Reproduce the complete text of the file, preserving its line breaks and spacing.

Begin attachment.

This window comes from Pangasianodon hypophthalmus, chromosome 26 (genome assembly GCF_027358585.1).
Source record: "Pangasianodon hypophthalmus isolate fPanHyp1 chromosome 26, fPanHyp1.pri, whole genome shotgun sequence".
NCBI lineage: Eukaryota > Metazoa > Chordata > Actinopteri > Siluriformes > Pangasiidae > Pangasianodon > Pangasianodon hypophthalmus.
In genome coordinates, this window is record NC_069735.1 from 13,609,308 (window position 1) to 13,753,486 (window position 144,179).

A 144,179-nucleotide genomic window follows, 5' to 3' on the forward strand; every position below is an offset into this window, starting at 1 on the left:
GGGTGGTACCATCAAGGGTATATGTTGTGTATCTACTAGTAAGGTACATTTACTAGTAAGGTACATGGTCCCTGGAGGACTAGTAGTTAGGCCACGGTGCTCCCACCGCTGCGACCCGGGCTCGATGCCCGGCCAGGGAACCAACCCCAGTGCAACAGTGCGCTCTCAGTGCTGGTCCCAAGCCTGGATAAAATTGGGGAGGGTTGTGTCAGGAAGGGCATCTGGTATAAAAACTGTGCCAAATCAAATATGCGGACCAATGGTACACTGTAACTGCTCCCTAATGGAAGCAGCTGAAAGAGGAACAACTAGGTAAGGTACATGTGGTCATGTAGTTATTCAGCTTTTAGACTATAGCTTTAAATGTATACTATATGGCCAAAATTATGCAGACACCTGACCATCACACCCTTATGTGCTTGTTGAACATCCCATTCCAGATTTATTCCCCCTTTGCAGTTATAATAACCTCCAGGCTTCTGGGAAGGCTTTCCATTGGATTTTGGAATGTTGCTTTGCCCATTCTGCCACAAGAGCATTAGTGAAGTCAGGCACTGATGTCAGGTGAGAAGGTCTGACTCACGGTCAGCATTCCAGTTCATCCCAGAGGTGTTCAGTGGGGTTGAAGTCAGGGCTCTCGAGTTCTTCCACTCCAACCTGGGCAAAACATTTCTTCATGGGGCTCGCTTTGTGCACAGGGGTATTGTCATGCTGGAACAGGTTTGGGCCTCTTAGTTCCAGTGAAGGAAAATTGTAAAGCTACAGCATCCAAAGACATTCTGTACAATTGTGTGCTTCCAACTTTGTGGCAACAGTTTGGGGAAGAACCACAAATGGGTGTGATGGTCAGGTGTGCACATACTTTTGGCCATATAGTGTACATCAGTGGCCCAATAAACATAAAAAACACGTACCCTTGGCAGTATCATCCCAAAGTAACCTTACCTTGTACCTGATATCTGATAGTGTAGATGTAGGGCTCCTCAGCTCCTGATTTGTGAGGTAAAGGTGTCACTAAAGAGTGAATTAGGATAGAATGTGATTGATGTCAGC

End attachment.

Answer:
This window comes from Pangasianodon hypophthalmus, chromosome 26 (genome assembly GCF_027358585.1).
Source record: "Pangasianodon hypophthalmus isolate fPanHyp1 chromosome 26, fPanHyp1.pri, whole genome shotgun sequence".
NCBI lineage: Eukaryota > Metazoa > Chordata > Actinopteri > Siluriformes > Pangasiidae > Pangasianodon > Pangasianodon hypophthalmus.
In genome coordinates, this window is record NC_069735.1 from 13,609,308 (window position 1) to 13,753,486 (window position 144,179).

A 144,179-nucleotide genomic window follows, 5' to 3' on the forward strand; every position below is an offset into this window, starting at 1 on the left:
GGGTGGTACCATCAAGGGTATATGTTGTGTATCTACTAGTAAGGTACATTTACTAGTAAGGTACATGGTCCCTGGAGGACTAGTAGTTAGGCCACGGTGCTCCCACCGCTGCGACCCGGGCTCGATGCCCGGCCAGGGAACCAACCCCAGTGCAACAGTGCGCTCTCAGTGCTGGTCCCAAGCCTGGATAAAATTGGGGAGGGTTGTGTCAGGAAGGGCATCTGGTATAAAAACTGTGCCAAATCAAATATGCGGACCAATGGTACACTGTAACTGCTCCCTAATGGAAGCAGCTGAAAGAGGAACAACTAGGTAAGGTACATGTGGTCATGTAGTTATTCAGCTTTTAGACTATAGCTTTAAATGTATACTATATGGCCAAAATTATGCAGACACCTGACCATCACACCCTTATGTGCTTGTTGAACATCCCATTCCAGATTTATTCCCCCTTTGCAGTTATAATAACCTCCAGGCTTCTGGGAAGGCTTTCCATTGGATTTTGGAATGTTGCTTTGCCCATTCTGCCACAAGAGCATTAGTGAAGTCAGGCACTGATGTCAGGTGAGAAGGTCTGACTCACGGTCAGCATTCCAGTTCATCCCAGAGGTGTTCAGTGGGGTTGAAGTCAGGGCTCTCGAGTTCTTCCACTCCAACCTGGGCAAAACATTTCTTCATGGGGCTCGCTTTGTGCACAGGGGTATTGTCATGCTGGAACAGGTTTGGGCCTCTTAGTTCCAGTGAAGGAAAATTGTAAAGCTACAGCATCCAAAGACATTCTGTACAATTGTGTGCTTCCAACTTTGTGGCAACAGTTTGGGGAAGAACCACAAATGGGTGTGATGGTCAGGTGTGCACATACTTTTGGCCATATAGTGTACATCAGTGGCCCAATAAACATAAAAAACACGTACCCTTGGCAGTATCATCCCAAAGTAACCTTACCTTGTACCTGATATCTGATAGTGTAGATGTAGGGCTCCTCAGCTCCTGATTTGTGAGGTAAAGGTGTCACTAAAGAGTGAATTAGGATAGAATGTGATTGATGTCAGC